Important milestones in reducing child mortality rates have been achieved internationally and in Africa. With 76 deaths per 1,000 live births, sub-Saharan Africa (SSA) continues to have the world's highest under-five mortality (U5M) rate. In SSA, one child in every 13 dies from preventable causes before reaching their fifth birthday. This study sought to determine the impact of demographic, socio-economic, and environmental determinants on child health in Namibia, using the Namibian demographic and health surveys (NDHS) from 2006 and 2013. A logistic regression model was used to determine the association between improved sanitary facilities and water sources and U5M in Namibia. Improved access to sanitation facilities in Namibia is associated with less U5M rate, according to the 2013 survey. No significant association was observed between improved access to safe water and child's death. In 2013, the greater the mother's level of education, the lower the chance of child death. Finally, the findings demonstrate that mothers with HIV-positive are more likely to experience under-five death. Hence, the Namibian government should increase sanitation facilities and promote maternal healthcare services for less fortunate households to lower the U5M rate.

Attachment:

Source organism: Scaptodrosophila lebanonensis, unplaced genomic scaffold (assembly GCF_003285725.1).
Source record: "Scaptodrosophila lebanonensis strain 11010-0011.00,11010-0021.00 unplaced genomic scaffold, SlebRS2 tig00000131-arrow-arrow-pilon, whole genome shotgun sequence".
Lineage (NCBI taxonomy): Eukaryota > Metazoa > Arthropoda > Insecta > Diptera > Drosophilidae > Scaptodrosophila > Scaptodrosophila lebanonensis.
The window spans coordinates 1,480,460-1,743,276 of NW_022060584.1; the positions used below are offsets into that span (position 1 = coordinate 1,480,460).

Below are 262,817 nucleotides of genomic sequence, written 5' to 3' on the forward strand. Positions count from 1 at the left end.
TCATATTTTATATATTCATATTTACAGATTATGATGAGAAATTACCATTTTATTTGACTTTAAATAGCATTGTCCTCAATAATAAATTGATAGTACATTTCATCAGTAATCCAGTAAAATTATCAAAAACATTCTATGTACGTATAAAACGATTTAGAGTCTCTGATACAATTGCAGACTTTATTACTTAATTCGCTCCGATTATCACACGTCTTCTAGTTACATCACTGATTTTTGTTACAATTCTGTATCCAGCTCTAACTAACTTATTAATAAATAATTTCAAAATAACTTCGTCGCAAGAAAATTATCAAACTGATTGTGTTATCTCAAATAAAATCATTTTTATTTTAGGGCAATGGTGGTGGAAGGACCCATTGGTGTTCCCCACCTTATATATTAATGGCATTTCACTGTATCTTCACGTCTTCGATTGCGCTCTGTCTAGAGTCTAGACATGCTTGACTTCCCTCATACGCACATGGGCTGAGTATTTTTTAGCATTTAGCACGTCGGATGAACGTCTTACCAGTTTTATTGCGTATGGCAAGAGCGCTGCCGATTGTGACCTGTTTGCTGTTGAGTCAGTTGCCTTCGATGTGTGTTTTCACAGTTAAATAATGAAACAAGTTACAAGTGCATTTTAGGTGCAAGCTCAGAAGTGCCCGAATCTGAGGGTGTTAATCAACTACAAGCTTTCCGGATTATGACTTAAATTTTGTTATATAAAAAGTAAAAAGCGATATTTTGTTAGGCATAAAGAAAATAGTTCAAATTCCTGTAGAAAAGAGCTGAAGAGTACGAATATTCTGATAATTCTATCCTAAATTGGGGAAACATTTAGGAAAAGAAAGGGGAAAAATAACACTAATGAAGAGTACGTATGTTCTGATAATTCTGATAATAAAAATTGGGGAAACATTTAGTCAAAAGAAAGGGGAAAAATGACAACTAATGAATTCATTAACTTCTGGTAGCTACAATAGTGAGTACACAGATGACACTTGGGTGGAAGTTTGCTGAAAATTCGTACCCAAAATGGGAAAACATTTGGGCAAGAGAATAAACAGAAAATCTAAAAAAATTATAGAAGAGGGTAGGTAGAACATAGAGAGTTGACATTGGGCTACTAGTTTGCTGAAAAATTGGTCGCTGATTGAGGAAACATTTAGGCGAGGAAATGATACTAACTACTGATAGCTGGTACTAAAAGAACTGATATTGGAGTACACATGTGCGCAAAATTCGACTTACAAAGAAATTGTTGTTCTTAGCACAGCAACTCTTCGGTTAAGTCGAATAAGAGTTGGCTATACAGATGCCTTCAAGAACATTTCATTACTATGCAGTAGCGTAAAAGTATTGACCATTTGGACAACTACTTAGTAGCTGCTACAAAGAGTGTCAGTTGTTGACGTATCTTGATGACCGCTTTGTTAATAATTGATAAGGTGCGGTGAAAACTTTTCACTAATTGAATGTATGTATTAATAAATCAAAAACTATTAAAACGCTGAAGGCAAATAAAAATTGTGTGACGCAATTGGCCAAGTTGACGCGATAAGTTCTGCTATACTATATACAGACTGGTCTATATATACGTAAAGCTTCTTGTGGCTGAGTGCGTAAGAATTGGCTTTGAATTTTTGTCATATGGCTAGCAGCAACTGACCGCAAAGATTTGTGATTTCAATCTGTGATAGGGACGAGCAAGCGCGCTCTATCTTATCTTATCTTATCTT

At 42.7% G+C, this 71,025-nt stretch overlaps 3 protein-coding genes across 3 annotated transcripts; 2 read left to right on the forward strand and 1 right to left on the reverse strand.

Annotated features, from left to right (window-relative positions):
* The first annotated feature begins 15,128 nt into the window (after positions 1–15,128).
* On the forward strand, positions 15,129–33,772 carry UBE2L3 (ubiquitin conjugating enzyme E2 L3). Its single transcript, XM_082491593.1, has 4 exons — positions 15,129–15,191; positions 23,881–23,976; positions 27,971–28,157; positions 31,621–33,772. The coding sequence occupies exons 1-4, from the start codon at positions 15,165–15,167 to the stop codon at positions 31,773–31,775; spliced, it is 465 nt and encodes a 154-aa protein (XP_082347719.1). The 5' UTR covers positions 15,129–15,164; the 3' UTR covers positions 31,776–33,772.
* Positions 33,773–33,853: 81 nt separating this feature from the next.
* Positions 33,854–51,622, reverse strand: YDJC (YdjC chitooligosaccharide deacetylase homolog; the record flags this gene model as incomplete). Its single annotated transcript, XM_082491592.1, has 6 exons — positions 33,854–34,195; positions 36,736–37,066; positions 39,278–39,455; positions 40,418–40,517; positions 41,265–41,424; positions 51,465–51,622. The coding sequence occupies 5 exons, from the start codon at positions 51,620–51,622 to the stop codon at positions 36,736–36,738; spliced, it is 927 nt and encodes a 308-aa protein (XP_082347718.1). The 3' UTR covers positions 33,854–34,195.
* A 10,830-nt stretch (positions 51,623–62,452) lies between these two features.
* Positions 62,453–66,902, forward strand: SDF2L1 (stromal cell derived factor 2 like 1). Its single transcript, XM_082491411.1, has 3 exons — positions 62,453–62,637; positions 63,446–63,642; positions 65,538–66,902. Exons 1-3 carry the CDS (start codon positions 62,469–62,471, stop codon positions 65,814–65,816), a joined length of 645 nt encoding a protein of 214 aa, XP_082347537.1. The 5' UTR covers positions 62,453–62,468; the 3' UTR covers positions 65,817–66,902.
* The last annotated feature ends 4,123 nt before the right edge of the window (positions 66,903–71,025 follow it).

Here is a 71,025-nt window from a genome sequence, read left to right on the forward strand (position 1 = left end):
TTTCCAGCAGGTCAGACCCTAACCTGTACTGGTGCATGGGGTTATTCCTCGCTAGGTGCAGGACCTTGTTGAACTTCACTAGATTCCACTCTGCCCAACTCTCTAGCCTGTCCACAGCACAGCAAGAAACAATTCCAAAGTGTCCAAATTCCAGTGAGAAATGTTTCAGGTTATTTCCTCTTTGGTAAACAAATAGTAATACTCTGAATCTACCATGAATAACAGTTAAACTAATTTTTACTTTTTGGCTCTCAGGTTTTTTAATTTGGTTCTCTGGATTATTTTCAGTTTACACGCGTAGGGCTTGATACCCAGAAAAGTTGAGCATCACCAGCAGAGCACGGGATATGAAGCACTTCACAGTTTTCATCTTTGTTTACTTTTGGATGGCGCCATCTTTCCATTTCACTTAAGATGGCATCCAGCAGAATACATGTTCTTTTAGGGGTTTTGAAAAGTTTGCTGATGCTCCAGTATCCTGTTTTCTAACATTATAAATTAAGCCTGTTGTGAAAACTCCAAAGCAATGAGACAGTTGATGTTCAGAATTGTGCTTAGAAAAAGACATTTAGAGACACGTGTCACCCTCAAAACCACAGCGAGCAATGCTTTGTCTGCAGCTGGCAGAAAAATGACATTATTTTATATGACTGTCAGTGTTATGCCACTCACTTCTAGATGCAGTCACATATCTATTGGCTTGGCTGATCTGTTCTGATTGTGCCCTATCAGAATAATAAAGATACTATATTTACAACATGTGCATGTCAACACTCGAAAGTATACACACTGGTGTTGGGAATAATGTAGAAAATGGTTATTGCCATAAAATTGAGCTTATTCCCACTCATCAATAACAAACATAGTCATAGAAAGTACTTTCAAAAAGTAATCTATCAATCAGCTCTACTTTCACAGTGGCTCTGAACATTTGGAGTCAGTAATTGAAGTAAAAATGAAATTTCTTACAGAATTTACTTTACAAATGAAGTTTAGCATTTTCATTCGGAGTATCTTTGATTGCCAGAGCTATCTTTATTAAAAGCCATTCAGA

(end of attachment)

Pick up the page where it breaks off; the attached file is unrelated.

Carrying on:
Eighty-seven percent (87%) households have access to safe water supply in Namibia.
Children from the Zambezi region had ≥50% chance of under-five mortality (U5M) compared with children from the Otjozondjupa and Khomas regions (p<0.05).
Mothers from the cities had 32% lower chance of experiencing U5M than mothers from villages.
HIV-positive mothers had a 2.3 times higher chance of experiencing U5M than the HIV-negative mothers.